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Steelers Interviews

Steelers Rivals: Cincinnati Bengals Hall of Fame Tackle Anthony Muñoz

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Welcome to our new rivalry edition of Steelers Interviews. Throughout the year, our Ron Lippock will be speaking with players you loved to hate from some of the Steelers’ biggest rivals.

Ron caught up with Cincinnati Bengals Hall of Fame tackle Anthony Muñoz. Muñoz made it to 11 Pro Bowls in his 13-year NFL career from 1980-92.

First, let us know what you’re doing with yourself since you retired from the NFL?

So this is my 27th year out of the league. My first seven years, I did broadcasting for the NFL then became an analyst for college football games and went on to ESPN. I retired from the NFL when my kids were nine and 11. When the first went to college at Tennessee, I retired from broadcasting so I could go and see every home and away game he played. Now, I do broadcasting for the Bengals preseason games.

I also started the Anthony Munoz Foundation and have a couple of small businesses I help manage, including a corporate apparel company.

I also work with the NFL’s Hall of Fame programs and do a lot of public speaking as well. I enjoy that. Plus, I have nine grandchildren!

So, you’re busy! Tell us more about your foundation. I know that’s a big initiative for you?

I started the Anthony Munoz Foundation 19 years ago. I started it only when I knew I could really devote the time to it. It serves the tri-state area around Cincinnati — we work with kids mentally, physically, and spiritually. We have a mentoring program where we do a lot of teambuilding, we get some football in o course with our camps, and bring in motivational speakers to work with them, then have breakout sessions where they have challenges to come up with their own community service programs. We have about 90 to 100 high schools and 1,000 to 1,300 students attend and give out 18 one-time scholarships, and four to eight $20,000 scholarships for high school seniors going to college.

Jumping into the Steelers-Bengals rivalry – what memories stand out most to you about those games?

The easiest one is in my rookie season in 1980. This was right after the Steelers won their fourth Super Bowl, they just beat the Rams in Pasadena. I lineup on the line of scrimmage and I’m looking at Joe Greene, L.C. Greenwood, Dwight White and Jack Lambert, Jack Ham — they were all still there. I tell people still, I didn’t know then if I should ask for their autograph or not? Knowing who they were then and now playing them, being on the same field and same division as they were!

My second year, I remember going into Three Rivers looking to clinch the division and beating Pittsburgh. We were 6-10 the year before and had some bad seasons before that. If it were the mid-70’s I don’t know if we beat them, but it was a great experience going to Pittsburgh and winning the division there.

Pittsburgh was always a great rivalry. We had Houston and the interstate rivalry with Cleveland, but we always enjoyed going into Pittsburgh. We knew how important those games were.

Who were the guys you remember going up against most?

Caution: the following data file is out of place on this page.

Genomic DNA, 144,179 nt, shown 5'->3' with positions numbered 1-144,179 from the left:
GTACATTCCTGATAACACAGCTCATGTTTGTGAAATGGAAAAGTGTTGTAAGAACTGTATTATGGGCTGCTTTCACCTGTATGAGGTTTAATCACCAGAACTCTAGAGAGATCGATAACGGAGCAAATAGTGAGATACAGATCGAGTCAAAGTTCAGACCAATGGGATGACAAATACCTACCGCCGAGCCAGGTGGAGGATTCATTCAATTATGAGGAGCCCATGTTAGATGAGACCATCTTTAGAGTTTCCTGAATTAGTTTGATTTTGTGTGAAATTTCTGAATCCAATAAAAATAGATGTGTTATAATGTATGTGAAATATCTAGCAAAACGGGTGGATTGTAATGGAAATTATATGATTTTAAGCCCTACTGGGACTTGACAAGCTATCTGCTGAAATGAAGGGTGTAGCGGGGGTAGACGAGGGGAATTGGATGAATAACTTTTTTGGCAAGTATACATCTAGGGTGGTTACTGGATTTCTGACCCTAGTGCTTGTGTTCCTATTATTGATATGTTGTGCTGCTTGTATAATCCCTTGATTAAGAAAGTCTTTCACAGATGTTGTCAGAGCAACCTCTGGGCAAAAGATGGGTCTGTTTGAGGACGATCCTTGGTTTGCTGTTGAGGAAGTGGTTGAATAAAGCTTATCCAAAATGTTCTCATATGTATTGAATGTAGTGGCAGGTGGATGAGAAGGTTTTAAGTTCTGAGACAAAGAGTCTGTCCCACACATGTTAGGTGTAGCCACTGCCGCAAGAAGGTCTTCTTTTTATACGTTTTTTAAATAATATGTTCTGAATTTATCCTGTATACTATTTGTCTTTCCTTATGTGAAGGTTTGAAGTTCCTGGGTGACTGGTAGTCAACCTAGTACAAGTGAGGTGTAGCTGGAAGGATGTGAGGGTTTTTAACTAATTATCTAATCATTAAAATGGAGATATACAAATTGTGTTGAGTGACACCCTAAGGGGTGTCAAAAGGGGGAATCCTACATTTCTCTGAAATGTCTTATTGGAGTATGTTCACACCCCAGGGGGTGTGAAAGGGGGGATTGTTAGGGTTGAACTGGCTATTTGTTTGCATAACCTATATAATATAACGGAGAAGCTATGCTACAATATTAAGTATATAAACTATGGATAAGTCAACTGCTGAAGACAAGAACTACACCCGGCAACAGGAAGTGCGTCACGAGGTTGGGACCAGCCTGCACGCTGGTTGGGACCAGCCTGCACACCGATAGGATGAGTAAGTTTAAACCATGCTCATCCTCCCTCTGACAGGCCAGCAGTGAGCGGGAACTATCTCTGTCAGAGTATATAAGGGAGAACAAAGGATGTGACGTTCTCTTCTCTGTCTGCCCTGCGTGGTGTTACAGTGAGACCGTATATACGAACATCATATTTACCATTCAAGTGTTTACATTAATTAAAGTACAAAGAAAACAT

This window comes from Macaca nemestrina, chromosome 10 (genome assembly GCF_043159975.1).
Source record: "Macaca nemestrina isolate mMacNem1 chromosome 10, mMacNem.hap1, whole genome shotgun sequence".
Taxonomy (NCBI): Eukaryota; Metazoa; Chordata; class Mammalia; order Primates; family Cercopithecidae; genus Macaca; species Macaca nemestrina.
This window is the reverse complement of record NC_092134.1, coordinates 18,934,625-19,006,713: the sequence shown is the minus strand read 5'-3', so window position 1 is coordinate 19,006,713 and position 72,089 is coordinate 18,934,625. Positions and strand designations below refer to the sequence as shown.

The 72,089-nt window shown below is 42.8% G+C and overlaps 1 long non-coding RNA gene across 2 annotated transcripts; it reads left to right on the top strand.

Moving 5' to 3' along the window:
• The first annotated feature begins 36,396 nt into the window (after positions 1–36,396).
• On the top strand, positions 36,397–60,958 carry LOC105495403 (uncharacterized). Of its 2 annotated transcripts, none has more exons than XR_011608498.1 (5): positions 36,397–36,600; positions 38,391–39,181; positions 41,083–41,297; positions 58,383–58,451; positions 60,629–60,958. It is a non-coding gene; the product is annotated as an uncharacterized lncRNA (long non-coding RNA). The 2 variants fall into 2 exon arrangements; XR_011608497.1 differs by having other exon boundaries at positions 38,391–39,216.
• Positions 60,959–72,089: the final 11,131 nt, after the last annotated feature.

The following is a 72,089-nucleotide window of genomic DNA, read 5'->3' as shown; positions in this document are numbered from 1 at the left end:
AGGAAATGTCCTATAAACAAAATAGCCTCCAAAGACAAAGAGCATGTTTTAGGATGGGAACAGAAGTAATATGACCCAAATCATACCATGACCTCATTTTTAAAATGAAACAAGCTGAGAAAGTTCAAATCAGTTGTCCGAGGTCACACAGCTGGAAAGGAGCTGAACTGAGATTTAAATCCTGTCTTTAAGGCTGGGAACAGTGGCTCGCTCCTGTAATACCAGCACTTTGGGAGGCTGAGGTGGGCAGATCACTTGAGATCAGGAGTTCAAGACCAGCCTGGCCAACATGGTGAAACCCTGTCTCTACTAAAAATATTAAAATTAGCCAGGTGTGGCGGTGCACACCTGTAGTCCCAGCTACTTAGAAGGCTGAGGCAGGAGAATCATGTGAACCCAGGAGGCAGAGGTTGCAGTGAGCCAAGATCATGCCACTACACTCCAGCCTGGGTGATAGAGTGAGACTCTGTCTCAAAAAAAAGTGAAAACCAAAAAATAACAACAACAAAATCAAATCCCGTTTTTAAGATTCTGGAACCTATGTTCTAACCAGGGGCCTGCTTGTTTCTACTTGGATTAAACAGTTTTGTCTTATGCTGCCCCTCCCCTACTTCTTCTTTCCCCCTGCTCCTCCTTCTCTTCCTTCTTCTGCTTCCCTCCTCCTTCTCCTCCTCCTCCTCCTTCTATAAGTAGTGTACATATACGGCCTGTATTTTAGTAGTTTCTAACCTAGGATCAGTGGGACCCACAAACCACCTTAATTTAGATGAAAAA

I wasn’t a big talker and I think guys saw that. Those games were tough enough — we didn’t need to give them more fuel by talking more. When Wednesdays came and we played the Steelers next, we called it Steelers week. We never said those words about any other team. We never needed more motivation when it was Steelers week. They were always physical, tough games.

Any fun stories that stand out to you from those games?

One story does yes. For six or seven years, I’d always go to Geneva College in Beaver Falls to help with their football camp there. It just happened to be run by the Steelers and there were a lot of Steelers players that would be there as well. I got to know those guys and we became friendly. Keith Willis was one of those guys.

Well, I remember when we played the Steelers, Keith lined up as the left end over our right tackle, so I didn’t face him often. But on one play we all followed a run play to the other side of the field, and after the play Keith was laying down on the field and extended his hand to me for me to help him up. I just looked at him and walked by him. I never did that — that’s not how I rolled!

Well he yelled out to me “So that’s how it is? So we’re buddies at youth camps over the Summer but you can’t help me up during games?” I just said, “You got that right!”

I was just glad I didn’t have to line up across from him after that and have to deal with him!

What do you think of the Bengals-Steelers rivalry today?

Well you know what, I could do without all of the talking. I’m not a talker. I get it, but I think both sides can go too far. I remember watching an interview with Chuck Noll well after he retired, and they asked him what the difference was between those 70’s teams and the teams today. He said that when those 70’s team players made great plays, they’d just go back to the huddle and not say anything. Now, they may make a great play once in a while, but after every play they make they constantly let everyone know about it.

That’s it for me. Of course, they’d get emotional once in a while, but not all the time like it is today. I just want to see it get back to the physicality – we didn’t have to try and do it verbally like they do now. That’s what I’d like to see it get back to. I want to see football – not that other stuff. That’s where I get frustrated with it. Just dominate the other guy and get back to the huddle. I loved how he described that about how we all played then. Now, guys point at each other and celebrate after every play.

And I get the branding and the marketing, that the game has changed. But I wish it was less of that and more like it was as Noll described it.

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